[systemd-devel] [PATCH 2/2] tmpfiles: support globbing for w option
lennart at poettering.net
Tue Sep 11 05:07:04 PDT 2012
On Mon, 10.09.12 22:45, Dave Reisner (d at falconindy.com) wrote:
> On Tue, Sep 11, 2012 at 12:42:24AM +0200, Lennart Poettering wrote:
> > On Mon, 03.09.12 17:13, Dave Reisner (dreisner at archlinux.org) wrote:
> > > Break out the write logic into a separate function and simply use it as
> > > a callback to glob_item.
> > >
> > > This allows users to consolidate writes to sysfs with multiple similar
> > > pathnames, e.g.
> > >
> > > w /sys/class/block/sd[a-z]/queue/read_ahead_kb - - - - 1024
> > While I am not totally opposed to the patch I think it's the wrong
> > solution for this problem.
> > For this usecase you need to write an udev rule that applies this
> > settings as the device shows up. This is the only way to make this
> > race-free and ensure that this setting is also applied to all hard
> > drives plugged in later. The udev rule would be quite short I guess, but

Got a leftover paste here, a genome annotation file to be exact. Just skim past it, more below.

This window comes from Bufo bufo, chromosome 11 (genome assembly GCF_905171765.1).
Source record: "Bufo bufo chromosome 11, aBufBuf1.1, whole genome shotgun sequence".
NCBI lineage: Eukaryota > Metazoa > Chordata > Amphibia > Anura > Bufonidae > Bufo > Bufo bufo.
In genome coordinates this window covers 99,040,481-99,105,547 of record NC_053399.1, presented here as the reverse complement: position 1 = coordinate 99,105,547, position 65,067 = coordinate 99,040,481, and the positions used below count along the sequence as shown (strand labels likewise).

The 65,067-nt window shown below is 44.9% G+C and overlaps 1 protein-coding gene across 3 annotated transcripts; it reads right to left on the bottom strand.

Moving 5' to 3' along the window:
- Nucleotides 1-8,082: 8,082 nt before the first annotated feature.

> > of course a little bit less obvious, but that's something we could fight
> > with docs (for example, lennart doing a blog story about how to safely
> > write values to sysfs -- which coincidentally is already on the TODO
> > list).
> So, to rewind, I currently do indeed have such a udev rule. However, it
> conflicts with what systemd-readahead does. In this specific case, I
> want the read_ahead_kb value applied _after_ readahead-replay completes.
> There's no way for me to do that with a udev rule. tmpfiles runs late
> enough that I'm not concerned that it inteferes with readahead.
Oh, humm, I see the problem. But I am not sure this is the right fix for
this. I mean, readahead-replay is not ordered before tmpfiles right now
(and I am not sure it should be...), so this would still be racy...
I am not sure what best to do about this. Kay, Michal, do you have any
ideas what we could do for this?
> > I'd really like to avoid that people end up using tmpfiles for things
> > like this, so I am leaning vaguely against merging this, but I could
> > convinced otherwise with another good usecase.
> Out of curiosity, what _is_ the intended use case if not for writing to
> procfs and sysfs?
Well, it is actually intended to be used to write to procfs/sysfs, but
not to the entries therein that are device-specific. That means that
it's good for writing stuff like /sys/kernel/kexec_crash_size and things
like that, but probably not to write stuff that is bound to a specific
device that shows up dynamically.
Lennart Poettering - Red Hat, Inc.
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